The Gigidoowag Ziibiik: The Rivers Speak Community Play Mini Documentary Film is being led by Thinking Rock’s professional artistic team, which includes local media company Village Electric, professional musicians from AlgomaTrad (both fellow SPARC members) and Jon Cada – SPARC youth delegation member, resident of Mississauga First Nation, Rivers Speak participant and Thinking Rock Board Member.

Together with Village Electric, we have been working with the partners, community participants and volunteers who have been involved in the Rivers Speak project since 2013 to create a professionally-produced documentary film short that tells the project’s story from conception to completion: how it came about, the process of its making, the relationships created, the challenges and joys encountered on the way.

The film will explore this journey by incorporating amateur in-house footage and photos we’ve gathered throughout all five years of the community-engaged process leading to the final Rivers Speak production – including Elders’ sharing circles, community art-making and skill-building workshops, community outreach sessions, casting and rehearsals. It will blend this amateur footage with professional documentary footage of the play itself shot by Village Electric, as well as interviews they conducted with key artists and community participants about their experience taking part in the project. Finally, it will incorporate professional footage of our other legacy activities related to the project, including the Rivers Speak Evolving Gallery and the Rivers Speak Soundtrack recording project.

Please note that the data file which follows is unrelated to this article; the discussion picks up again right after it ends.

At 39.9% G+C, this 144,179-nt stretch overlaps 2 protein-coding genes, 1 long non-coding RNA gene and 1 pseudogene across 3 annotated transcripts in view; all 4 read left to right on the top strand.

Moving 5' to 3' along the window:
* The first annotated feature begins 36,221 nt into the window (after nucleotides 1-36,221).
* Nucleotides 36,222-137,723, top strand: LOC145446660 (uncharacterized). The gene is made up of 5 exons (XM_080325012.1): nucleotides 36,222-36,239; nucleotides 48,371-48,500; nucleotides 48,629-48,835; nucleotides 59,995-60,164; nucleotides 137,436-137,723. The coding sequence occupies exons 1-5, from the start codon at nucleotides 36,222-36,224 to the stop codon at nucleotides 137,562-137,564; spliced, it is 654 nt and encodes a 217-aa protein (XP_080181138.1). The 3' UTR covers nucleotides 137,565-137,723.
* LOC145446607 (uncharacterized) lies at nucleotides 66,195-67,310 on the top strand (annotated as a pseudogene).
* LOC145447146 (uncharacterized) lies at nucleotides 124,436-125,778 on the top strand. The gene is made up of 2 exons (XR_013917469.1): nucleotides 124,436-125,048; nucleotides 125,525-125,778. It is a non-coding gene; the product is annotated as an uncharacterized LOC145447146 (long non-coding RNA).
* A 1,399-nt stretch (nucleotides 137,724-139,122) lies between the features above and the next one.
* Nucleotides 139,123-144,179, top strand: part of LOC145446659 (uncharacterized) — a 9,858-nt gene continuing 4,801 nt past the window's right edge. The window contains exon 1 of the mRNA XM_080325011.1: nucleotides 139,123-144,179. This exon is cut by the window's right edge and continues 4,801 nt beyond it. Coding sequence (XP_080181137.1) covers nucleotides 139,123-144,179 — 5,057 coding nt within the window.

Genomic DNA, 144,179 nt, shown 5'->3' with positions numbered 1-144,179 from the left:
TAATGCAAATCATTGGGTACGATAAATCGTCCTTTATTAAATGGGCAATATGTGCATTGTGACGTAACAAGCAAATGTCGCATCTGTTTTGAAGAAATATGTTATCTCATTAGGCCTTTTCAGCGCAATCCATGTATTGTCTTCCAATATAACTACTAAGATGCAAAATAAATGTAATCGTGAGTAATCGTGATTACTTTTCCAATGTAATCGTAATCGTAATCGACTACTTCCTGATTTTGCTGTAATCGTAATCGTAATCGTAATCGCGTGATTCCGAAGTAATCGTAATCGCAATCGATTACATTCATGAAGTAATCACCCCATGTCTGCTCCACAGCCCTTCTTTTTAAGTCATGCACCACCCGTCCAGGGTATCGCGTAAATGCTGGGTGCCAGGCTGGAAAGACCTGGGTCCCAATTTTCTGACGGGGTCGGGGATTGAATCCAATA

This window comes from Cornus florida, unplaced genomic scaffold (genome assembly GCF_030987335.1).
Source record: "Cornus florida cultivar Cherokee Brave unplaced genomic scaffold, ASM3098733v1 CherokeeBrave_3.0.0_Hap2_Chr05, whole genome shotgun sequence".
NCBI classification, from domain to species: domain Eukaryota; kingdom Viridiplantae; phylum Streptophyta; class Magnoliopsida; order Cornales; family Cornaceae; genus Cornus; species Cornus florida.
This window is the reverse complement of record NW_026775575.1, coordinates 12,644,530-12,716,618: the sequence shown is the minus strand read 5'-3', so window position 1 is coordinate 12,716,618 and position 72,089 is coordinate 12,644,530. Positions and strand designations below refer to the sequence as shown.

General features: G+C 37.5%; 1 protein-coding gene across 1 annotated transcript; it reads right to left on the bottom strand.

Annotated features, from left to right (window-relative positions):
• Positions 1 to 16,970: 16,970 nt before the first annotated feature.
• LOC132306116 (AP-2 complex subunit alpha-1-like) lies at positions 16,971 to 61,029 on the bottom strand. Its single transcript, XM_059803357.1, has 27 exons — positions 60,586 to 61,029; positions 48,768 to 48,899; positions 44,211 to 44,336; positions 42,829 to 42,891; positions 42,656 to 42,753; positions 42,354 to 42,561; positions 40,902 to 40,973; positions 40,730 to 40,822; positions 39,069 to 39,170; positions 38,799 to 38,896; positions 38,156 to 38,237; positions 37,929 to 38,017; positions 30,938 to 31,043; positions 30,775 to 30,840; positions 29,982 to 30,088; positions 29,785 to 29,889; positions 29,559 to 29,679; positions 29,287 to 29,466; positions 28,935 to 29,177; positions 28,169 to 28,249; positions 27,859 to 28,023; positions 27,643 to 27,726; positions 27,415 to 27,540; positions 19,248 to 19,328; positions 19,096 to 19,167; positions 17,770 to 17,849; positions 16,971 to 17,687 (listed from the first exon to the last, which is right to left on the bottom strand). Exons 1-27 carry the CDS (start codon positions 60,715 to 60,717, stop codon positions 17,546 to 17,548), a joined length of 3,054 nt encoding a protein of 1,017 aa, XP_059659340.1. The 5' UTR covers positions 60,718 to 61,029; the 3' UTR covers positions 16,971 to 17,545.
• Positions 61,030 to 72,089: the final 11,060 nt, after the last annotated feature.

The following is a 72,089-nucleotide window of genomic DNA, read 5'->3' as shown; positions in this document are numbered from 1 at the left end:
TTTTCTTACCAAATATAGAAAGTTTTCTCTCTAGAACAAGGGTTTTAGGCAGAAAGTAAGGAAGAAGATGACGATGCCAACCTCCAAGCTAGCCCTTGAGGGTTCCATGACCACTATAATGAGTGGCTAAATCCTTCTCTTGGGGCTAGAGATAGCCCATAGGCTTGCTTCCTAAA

The documentary film will also feature a unique component: a professionally recorded, community-generated soundtrack. Concurrent to the Mini Documentary Film Project, during the summer of 2018 we reunited the original Rivers Speak community cast at AlgomaTrad camp and the Mississaugi First Nation Pow Wow Grounds to professionally record the original soundtrack to the play, which featured powerful music – created in collaboration with practising musicians, Anishinaabe traditional singers and community members – that draws on Anishinaabe, Scottish, Irish and French Canadian musical traditions. Last month, key members of the Rivers Speak musical team reunited to mix those recordings and begin the mastering process. Once ready, this original soundtrack will be incorporated into the film.

At Thinking Rock, the use of community-engaged artistic processes to build bridges of understanding and create pathways toward reconciliation is fundamental to our work. The Gigidoowag Ziibiik: The Rivers Speak Community Play Mini Documentary Film has allowed us to continue bringing our community participants along that journey with us by co-creating a legacy project that centres their Rivers Speak experience and conveys our shared ownership and pride in what we’ve built over the past five years. Hopefully it will inspire others across Turtle Island to start and continue on their own journeys toward reconciliation.

We look forward to continuing the process and sharing the final outcome of the Gigidoowag Ziibiik: The Rivers Speak Community Play Mini Documentary Film project in the near future!